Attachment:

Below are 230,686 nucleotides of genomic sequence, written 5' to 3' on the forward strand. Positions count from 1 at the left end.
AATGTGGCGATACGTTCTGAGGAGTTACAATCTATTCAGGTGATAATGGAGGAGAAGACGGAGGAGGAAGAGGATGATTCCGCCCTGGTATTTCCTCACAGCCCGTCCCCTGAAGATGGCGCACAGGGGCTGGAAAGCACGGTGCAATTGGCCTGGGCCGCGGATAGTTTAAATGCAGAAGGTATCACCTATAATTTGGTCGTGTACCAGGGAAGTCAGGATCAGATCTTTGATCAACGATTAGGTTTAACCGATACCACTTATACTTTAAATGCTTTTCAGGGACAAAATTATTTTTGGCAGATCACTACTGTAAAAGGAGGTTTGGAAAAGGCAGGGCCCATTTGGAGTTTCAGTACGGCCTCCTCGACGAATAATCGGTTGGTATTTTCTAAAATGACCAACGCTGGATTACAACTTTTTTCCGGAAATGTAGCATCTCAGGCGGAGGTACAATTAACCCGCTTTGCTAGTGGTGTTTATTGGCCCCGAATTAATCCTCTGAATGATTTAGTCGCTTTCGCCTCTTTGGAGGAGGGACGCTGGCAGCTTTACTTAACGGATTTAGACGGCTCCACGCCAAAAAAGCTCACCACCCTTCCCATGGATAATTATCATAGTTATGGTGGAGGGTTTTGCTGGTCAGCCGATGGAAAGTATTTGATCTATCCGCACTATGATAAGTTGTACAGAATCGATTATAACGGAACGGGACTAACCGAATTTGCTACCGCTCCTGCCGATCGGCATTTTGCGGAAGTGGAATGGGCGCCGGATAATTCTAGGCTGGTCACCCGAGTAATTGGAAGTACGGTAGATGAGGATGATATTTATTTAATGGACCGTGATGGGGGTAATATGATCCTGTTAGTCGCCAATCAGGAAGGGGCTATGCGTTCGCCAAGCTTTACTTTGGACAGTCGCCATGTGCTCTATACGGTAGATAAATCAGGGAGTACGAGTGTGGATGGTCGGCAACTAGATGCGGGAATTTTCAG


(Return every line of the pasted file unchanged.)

Below are 230,686 nucleotides of genomic sequence, written 5' to 3' on the forward strand. Positions count from 1 at the left end.
AATGTGGCGATACGTTCTGAGGAGTTACAATCTATTCAGGTGATAATGGAGGAGAAGACGGAGGAGGAAGAGGATGATTCCGCCCTGGTATTTCCTCACAGCCCGTCCCCTGAAGATGGCGCACAGGGGCTGGAAAGCACGGTGCAATTGGCCTGGGCCGCGGATAGTTTAAATGCAGAAGGTATCACCTATAATTTGGTCGTGTACCAGGGAAGTCAGGATCAGATCTTTGATCAACGATTAGGTTTAACCGATACCACTTATACTTTAAATGCTTTTCAGGGACAAAATTATTTTTGGCAGATCACTACTGTAAAAGGAGGTTTGGAAAAGGCAGGGCCCATTTGGAGTTTCAGTACGGCCTCCTCGACGAATAATCGGTTGGTATTTTCTAAAATGACCAACGCTGGATTACAACTTTTTTCCGGAAATGTAGCATCTCAGGCGGAGGTACAATTAACCCGCTTTGCTAGTGGTGTTTATTGGCCCCGAATTAATCCTCTGAATGATTTAGTCGCTTTCGCCTCTTTGGAGGAGGGACGCTGGCAGCTTTACTTAACGGATTTAGACGGCTCCACGCCAAAAAAGCTCACCACCCTTCCCATGGATAATTATCATAGTTATGGTGGAGGGTTTTGCTGGTCAGCCGATGGAAAGTATTTGATCTATCCGCACTATGATAAGTTGTACAGAATCGATTATAACGGAACGGGACTAACCGAATTTGCTACCGCTCCTGCCGATCGGCATTTTGCGGAAGTGGAATGGGCGCCGGATAATTCTAGGCTGGTCACCCGAGTAATTGGAAGTACGGTAGATGAGGATGATATTTATTTAATGGACCGTGATGGGGGTAATATGATCCTGTTAGTCGCCAATCAGGAAGGGGCTATGCGTTCGCCAAGCTTTACTTTGGACAGTCGCCATGTGCTCTATACGGTAGATAAATCAGGGAGTACGAGTGTGGATGGTCGGCAACTAGATGCGGGAATTTTCAG